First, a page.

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Air Quality Data Analysis and Health Management

14 May 2020 by Emma Foster 4 minute read

55% of the population live in urban environments and these environments play an essential role in human health and wellbeing. Air pollution contains air particulate matter, PM2.5, that can stay in the air for long periods of time and be inhaled deep into the lungs. Pollution within urban areas can have an affect on asthma sufferers and "Around two thirds of people with asthma tell us poor air quality makes their asthma worse, putting them at risk of an asthma attack." (www.asthma.org.uk).


Asthma is a long term condition that needs careful management and monitoring to keep it under control reducing risks of attacks. People are feeling the effects of air pollution on their asthma so how can they manage attacks when they have less control over air pollution? 

Outdoor Air Quality

The main sources of outdoor air pollutants are vehicles, industry, buildings, agriculture and peoples activity. During high pollution episodes children, elderly and people with chronic health problems are the most vulnerable and with these air pollution peaks there may be an association with an increase in hospital admissions for individuals with pre-existing respiratory conditions.

The main air pollutants of health concern are Particulate Matter (PM2.5, PM10).  Sources of PM can be natural or man-made and could include bacteria, indoor heating, car exhausts, construction. Particulate matter can penetrate into the lungs and bloodstream causing irritation of the airways, coughing and aggravation of heart and lung diseases. 

With air pollution being a health risk and because people are exposed to it in their everyday lives, where they work, exercise and live there is a need to provide informative and real-time localised air quality data. So individuals can make informed decisions on when and how they carry out their daily activities. 

Day-to-day changes in weather can have a great influence on air quality. Pollutants that are high on a still day can be much lower the next day, or next hour, if the wind direction or speed changes. If people are given this information on when air quality is at a good or bad level they can adjust accordingly within their area and timeframes.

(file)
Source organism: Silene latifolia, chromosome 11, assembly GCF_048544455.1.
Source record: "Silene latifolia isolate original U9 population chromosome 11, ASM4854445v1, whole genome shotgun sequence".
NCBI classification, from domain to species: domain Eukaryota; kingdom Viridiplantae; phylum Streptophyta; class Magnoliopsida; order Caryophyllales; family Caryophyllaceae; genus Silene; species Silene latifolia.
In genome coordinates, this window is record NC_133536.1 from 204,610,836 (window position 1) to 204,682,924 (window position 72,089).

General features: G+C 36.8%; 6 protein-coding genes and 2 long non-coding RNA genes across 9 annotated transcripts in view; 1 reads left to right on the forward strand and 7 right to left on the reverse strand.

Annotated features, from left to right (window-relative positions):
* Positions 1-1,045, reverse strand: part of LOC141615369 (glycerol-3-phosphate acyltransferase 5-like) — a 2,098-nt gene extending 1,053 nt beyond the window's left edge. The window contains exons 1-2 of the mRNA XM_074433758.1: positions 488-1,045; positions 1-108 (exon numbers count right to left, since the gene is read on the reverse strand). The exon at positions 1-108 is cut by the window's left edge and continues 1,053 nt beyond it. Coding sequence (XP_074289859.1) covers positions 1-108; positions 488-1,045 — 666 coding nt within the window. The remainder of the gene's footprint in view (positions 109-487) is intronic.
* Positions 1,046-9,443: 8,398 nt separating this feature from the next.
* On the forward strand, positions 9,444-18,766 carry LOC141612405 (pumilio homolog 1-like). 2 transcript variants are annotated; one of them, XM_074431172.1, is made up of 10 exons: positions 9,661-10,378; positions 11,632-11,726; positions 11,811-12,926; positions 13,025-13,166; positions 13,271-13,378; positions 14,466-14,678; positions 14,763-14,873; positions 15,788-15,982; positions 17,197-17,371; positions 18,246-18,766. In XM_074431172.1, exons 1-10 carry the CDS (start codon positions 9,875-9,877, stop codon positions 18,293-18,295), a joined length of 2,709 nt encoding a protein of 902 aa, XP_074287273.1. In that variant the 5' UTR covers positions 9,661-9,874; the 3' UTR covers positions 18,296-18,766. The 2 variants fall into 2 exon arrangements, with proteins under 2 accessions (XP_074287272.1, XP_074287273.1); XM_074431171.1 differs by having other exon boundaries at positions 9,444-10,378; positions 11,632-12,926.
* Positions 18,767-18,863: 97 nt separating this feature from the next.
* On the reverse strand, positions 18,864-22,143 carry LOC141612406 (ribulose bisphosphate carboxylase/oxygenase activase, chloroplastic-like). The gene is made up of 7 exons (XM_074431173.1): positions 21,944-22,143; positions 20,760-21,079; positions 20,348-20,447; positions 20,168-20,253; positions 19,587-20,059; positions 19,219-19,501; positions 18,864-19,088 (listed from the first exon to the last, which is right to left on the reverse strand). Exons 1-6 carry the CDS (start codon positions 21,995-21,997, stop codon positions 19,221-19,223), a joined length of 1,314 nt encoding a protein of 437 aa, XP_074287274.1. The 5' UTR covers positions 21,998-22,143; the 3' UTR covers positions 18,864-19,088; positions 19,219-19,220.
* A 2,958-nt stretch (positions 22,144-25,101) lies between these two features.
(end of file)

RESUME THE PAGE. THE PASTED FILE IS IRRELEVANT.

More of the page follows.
Indoor Air Quality

People spend a lot of time indoors so indoor air quality needs considered. Air pollutants generated outdoors can also have a direct impact on the indoor space. The main sources of indoor pollutants can be home heating, fires, candles, cooking, cleaning products or drying clothes creating damp. 

Monitoring indoor air quality and assessing changes needed to improve air quality could lead to a better environment for vulnerable groups like the elderly in their homes or children in schools. By giving more insight and analysis to individual people but also policy makers or building planners changes can be made to improve indoor air quality:

  • More ventilation through windows or built in systems
  • Including building regulations to improve air quality indoors
  • At home activities to reduce pollutants
  • Greener choice in home heating

By giving individuals and regulatory bodies more information, real-time data and advice more people can become aware of the strategies to take to improve health. 

Clean Air for Healthcare is a health data research platform and suite of applications for those living with respiratory conditions and those who care for them. By giving a unique, personalised perspective on health and air quality it allows users to see localised air quality data and empower their decisions on when to take part in certain activities or areas to avoid.

It will help to enable personal action plans and with historical data and trend analysis help predict air quality changes giving the patient real-time and predictive information. 


By leveraging data analytics and predictive analytics patients can participate in their own care plans that could lead to improved patient health outcomes, reduced healthcare costs and improved care delivery. 

We deliver Analytics as a Service by consolidating data onto policy-controlled platforms and providing business users with self-service analytics.




Topics: Data Analytics, Open Data, Healthcare, Integrated Analytics, Data, Air Quality

Emma Foster
About the Author
Emma Foster


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